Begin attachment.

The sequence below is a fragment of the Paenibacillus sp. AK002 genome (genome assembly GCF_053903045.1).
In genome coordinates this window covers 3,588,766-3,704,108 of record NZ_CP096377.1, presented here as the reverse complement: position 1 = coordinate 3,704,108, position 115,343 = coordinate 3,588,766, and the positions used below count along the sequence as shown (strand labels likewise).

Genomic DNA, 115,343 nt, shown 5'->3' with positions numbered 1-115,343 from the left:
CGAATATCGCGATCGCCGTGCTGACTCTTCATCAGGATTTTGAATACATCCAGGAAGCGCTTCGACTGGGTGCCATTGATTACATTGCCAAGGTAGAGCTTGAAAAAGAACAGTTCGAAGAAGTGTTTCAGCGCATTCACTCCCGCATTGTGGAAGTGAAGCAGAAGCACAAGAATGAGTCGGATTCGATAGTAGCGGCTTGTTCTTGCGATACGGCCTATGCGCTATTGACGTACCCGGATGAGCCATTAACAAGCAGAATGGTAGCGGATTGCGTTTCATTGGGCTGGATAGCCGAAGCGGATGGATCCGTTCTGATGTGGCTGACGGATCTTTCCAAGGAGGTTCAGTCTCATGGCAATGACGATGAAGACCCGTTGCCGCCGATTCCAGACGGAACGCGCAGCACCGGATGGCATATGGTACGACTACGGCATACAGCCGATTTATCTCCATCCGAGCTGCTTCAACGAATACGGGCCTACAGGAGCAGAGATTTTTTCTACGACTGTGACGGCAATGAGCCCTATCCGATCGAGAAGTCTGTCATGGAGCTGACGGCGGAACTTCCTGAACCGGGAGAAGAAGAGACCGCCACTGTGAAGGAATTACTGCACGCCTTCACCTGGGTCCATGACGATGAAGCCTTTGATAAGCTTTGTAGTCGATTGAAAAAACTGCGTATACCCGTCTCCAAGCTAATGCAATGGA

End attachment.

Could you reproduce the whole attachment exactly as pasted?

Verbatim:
The sequence below is a fragment of the Paenibacillus sp. AK002 genome (genome assembly GCF_053903045.1).
In genome coordinates this window covers 3,588,766-3,704,108 of record NZ_CP096377.1, presented here as the reverse complement: position 1 = coordinate 3,704,108, position 115,343 = coordinate 3,588,766, and the positions used below count along the sequence as shown (strand labels likewise).

Genomic DNA, 115,343 nt, shown 5'->3' with positions numbered 1-115,343 from the left:
CGAATATCGCGATCGCCGTGCTGACTCTTCATCAGGATTTTGAATACATCCAGGAAGCGCTTCGACTGGGTGCCATTGATTACATTGCCAAGGTAGAGCTTGAAAAAGAACAGTTCGAAGAAGTGTTTCAGCGCATTCACTCCCGCATTGTGGAAGTGAAGCAGAAGCACAAGAATGAGTCGGATTCGATAGTAGCGGCTTGTTCTTGCGATACGGCCTATGCGCTATTGACGTACCCGGATGAGCCATTAACAAGCAGAATGGTAGCGGATTGCGTTTCATTGGGCTGGATAGCCGAAGCGGATGGATCCGTTCTGATGTGGCTGACGGATCTTTCCAAGGAGGTTCAGTCTCATGGCAATGACGATGAAGACCCGTTGCCGCCGATTCCAGACGGAACGCGCAGCACCGGATGGCATATGGTACGACTACGGCATACAGCCGATTTATCTCCATCCGAGCTGCTTCAACGAATACGGGCCTACAGGAGCAGAGATTTTTTCTACGACTGTGACGGCAATGAGCCCTATCCGATCGAGAAGTCTGTCATGGAGCTGACGGCGGAACTTCCTGAACCGGGAGAAGAAGAGACCGCCACTGTGAAGGAATTACTGCACGCCTTCACCTGGGTCCATGACGATGAAGCCTTTGATAAGCTTTGTAGTCGATTGAAAAAACTGCGTATACCCGTCTCCAAGCTAATGCAATGGA